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Your Guide to Treating Multiple Sclerosis

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4 Signs You Should Try a New MS Treatment

  • MS HealthCoach
    Make sure you know the basics.
    In order to understand your multiple sclerosis (MS) treatment, it’s important to understand how the disease is attacking your body. Multiple sclerosis is a neurodegenerative disease categorized by the thinning, or demyelination, of the protective covering of your neurons (called myelin). Neurons are the cells in your nervous system in charge of transmitting information throughout your body. MS is considered an autoimmune disease, which basically means your immune system inexplicably starts attacking itself, leading to progressive damage to the neurons over time. Since MS can affect multiple areas of the brain, a range of physical, cognitive, and even psychological symptoms can show up at any time.    
  • Physical therapy
    It's a treatment, not a cure.
    The desired result for MS drug treatment is not to cure the disease but to improve the quality of your life. Typically, treatments for multiple sclerosis work to manage symptoms and flare-ups, as well as slow the progression of the disease. It’s important to monitor your condition to make sure you’re on the best possible medication—if you experience any of the following red flags, you may need to make a change.
  • brain scan
    1. You experience new symptoms.
    Because MS affects many different parts of the brain, it can touch every part of your body that is controlled by your brain. Because of that, different conditions can pop up unexpectedly—MS is highly unpredictable. The type of treatment your doctor will suggest depends on what symptoms are present and at what time. Each symptom needs to be treated individually. Issues that commonly occur with MS include cognitive decline, depression, vision problems, bowel and bladder problems, muscle weakness and stiffness, sexual problems, and fatigue. Talking with your doctor at your regular check-ups can help you decide the proper course of treatment. If you experience reduced function in any form—changes in vision, increased fatigue, numbness or memory loss—then you should make talking to your doctor a priority.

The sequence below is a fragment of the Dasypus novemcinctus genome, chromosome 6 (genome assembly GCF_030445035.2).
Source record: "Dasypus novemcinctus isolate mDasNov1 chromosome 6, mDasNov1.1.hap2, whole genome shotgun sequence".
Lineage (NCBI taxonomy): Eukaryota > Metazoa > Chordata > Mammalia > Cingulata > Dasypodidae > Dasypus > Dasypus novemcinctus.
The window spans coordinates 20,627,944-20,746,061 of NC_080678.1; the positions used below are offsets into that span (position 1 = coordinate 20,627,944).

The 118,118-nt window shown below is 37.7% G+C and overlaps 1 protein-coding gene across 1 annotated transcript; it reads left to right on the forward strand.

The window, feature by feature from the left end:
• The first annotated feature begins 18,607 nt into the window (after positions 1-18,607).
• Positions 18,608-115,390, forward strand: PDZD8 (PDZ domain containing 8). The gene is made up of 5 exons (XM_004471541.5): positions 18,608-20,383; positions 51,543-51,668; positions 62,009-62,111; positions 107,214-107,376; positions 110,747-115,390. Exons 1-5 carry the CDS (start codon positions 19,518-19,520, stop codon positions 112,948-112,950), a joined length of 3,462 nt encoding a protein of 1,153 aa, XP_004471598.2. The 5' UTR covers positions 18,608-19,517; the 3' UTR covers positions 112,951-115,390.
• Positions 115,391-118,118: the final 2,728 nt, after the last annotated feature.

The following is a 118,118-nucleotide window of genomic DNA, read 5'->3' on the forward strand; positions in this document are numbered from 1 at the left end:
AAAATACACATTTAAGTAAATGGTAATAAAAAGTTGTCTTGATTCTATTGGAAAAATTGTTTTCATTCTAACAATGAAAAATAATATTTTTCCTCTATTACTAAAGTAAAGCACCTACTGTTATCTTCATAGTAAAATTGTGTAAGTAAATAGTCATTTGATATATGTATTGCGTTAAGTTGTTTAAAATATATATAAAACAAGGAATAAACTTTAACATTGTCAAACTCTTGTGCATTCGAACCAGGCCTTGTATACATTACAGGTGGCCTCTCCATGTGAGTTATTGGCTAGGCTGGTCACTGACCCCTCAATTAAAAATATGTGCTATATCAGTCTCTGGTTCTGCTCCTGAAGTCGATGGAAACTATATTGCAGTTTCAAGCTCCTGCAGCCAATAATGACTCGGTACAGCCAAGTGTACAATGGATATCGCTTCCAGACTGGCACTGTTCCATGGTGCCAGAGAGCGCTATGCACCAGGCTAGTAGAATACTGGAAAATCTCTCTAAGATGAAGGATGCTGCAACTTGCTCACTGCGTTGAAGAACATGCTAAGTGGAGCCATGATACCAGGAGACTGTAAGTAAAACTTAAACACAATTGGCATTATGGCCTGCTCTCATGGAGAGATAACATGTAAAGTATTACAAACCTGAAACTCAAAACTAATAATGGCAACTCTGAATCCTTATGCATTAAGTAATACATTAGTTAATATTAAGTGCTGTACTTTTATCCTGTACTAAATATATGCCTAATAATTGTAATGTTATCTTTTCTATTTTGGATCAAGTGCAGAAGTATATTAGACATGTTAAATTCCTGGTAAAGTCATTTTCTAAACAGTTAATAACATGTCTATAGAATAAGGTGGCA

• multiple-sclerosis-SL-symptoms-diagnosis
    2. Your MRI reveals new scars on your brain.
    We encourage monitoring MS just as you would monitor high blood pressure; even though you can’t always see the symptoms, it could be causing underlying issues. I like to see my patients at least twice a year to monitor their condition. At a check-up, I will perform a physical exam and ask you whether or not you’ve noticed any changes in your symptoms. The best way to tell if and how your disease is progressing is through an MRI.  MRIs are incredibly detailed pictures of your brain, and they’ve never been more accurate than they are today. If your MRI reveals new scars or lesions on your brain, it could be a sign that your treatment isn’t working to slow the progression of your MS, and we’ll have to make some adjustments. 

  • variety-of-pills-in-hand
    3. You've started a new medication for a different condition.
    It’s important for all your doctors—not just your neurologists—to monitor physical conditions and all the medications you’re on. Other health issues can affect the progression of MS. You should also check with your doctors and pharmacists to make sure your MS medications and medications for other conditions are not negatively interacting with one another. Drug interactions could cause worse side effects, or even make your medications less effective. 
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  • Multi colored pills
    4. Your current drug treatment has more cons than pros.
    Like any medication, MS treatment is not free of side effects. You may experience a range of side effects depending on which drug you are taking. Common side effects include flu-like symptoms, injection-site irritation and headaches. Some patients experience trouble breathing and an elevated heart rate immediately after injecting some of these medicines, but that reaction typically goes away 15 to 20 minutes later. The vast majority of side effects should get better a few weeks after treatment begins. If they don’t, talk to your doctor about adjusting your medication, especially if the side effects are causing poor adherence to your treatment. 
4 Signs You Should Try a New MS Treatment

About The Author

Dr. Mary Rensel is a staff neurologist at the Cleveland Clinic’s Mellen Center for Multiple Sclerosis Treatment and Research. She’s also a clinical associate professor of medicine at the Cleveland Clinic Lerner College of Medicine.
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THIS CONTENT DOES NOT PROVIDE MEDICAL ADVICE. This content is provided for informational purposes and reflects the opinions of the author. It is not a substitute for professional medical advice, diagnosis or treatment. Always seek the advice of a qualified healthcare professional regarding your health. If you think you may have a medical emergency, contact your doctor immediately or call 911.